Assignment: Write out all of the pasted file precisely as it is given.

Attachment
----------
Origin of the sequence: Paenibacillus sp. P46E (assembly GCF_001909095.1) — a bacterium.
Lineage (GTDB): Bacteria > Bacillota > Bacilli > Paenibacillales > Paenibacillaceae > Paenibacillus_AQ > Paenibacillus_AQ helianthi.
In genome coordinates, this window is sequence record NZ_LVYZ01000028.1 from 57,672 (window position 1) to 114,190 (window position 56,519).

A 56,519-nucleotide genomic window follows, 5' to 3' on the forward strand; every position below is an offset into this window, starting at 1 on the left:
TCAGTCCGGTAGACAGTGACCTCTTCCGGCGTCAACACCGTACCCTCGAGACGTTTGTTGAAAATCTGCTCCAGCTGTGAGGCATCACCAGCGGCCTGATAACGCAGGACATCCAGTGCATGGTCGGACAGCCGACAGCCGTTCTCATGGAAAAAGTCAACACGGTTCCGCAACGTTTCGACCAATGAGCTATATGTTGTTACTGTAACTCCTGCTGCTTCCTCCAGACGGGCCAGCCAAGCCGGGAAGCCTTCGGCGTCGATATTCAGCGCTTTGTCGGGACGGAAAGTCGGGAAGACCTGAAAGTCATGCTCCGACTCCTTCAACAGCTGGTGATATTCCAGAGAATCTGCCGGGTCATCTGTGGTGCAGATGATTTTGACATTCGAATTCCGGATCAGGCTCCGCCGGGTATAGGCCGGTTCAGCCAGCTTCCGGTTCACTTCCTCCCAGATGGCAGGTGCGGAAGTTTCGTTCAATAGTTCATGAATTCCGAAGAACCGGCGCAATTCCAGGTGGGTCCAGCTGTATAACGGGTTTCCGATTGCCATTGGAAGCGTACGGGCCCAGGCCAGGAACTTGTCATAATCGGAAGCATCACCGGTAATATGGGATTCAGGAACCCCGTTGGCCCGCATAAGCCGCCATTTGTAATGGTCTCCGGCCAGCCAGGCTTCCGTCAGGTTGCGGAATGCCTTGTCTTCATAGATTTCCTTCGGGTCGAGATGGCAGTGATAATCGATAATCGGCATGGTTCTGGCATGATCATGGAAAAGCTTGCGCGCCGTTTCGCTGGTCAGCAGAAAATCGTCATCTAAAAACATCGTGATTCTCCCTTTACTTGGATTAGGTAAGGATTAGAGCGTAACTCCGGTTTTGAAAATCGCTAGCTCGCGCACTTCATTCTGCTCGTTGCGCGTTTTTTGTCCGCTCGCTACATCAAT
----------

Origin of the sequence: Paenibacillus sp. P46E (assembly GCF_001909095.1) — a bacterium.
Lineage (GTDB): Bacteria > Bacillota > Bacilli > Paenibacillales > Paenibacillaceae > Paenibacillus_AQ > Paenibacillus_AQ helianthi.
In genome coordinates, this window is sequence record NZ_LVYZ01000028.1 from 57,672 (window position 1) to 114,190 (window position 56,519).

A 56,519-nucleotide genomic window follows, 5' to 3' on the forward strand; every position below is an offset into this window, starting at 1 on the left:
TCAGTCCGGTAGACAGTGACCTCTTCCGGCGTCAACACCGTACCCTCGAGACGTTTGTTGAAAATCTGCTCCAGCTGTGAGGCATCACCAGCGGCCTGATAACGCAGGACATCCAGTGCATGGTCGGACAGCCGACAGCCGTTCTCATGGAAAAAGTCAACACGGTTCCGCAACGTTTCGACCAATGAGCTATATGTTGTTACTGTAACTCCTGCTGCTTCCTCCAGACGGGCCAGCCAAGCCGGGAAGCCTTCGGCGTCGATATTCAGCGCTTTGTCGGGACGGAAAGTCGGGAAGACCTGAAAGTCATGCTCCGACTCCTTCAACAGCTGGTGATATTCCAGAGAATCTGCCGGGTCATCTGTGGTGCAGATGATTTTGACATTCGAATTCCGGATCAGGCTCCGCCGGGTATAGGCCGGTTCAGCCAGCTTCCGGTTCACTTCCTCCCAGATGGCAGGTGCGGAAGTTTCGTTCAATAGTTCATGAATTCCGAAGAACCGGCGCAATTCCAGGTGGGTCCAGCTGTATAACGGGTTTCCGATTGCCATTGGAAGCGTACGGGCCCAGGCCAGGAACTTGTCATAATCGGAAGCATCACCGGTAATATGGGATTCAGGAACCCCGTTGGCCCGCATAAGCCGCCATTTGTAATGGTCTCCGGCCAGCCAGGCTTCCGTCAGGTTGCGGAATGCCTTGTCTTCATAGATTTCCTTCGGGTCGAGATGGCAGTGATAATCGATAATCGGCATGGTTCTGGCATGATCATGGAAAAGCTTGCGCGCCGTTTCGCTGGTCAGCAGAAAATCGTCATCTAAAAACATCGTGATTCTCCCTTTACTTGGATTAGGTAAGGATTAGAGCGTAACTCCGGTTTTGAAAATCGCTAGCTCGCGCACTTCATTCTGCTCGTTGCGCGTTTTTTGTCCGCTCGCTACATCAAT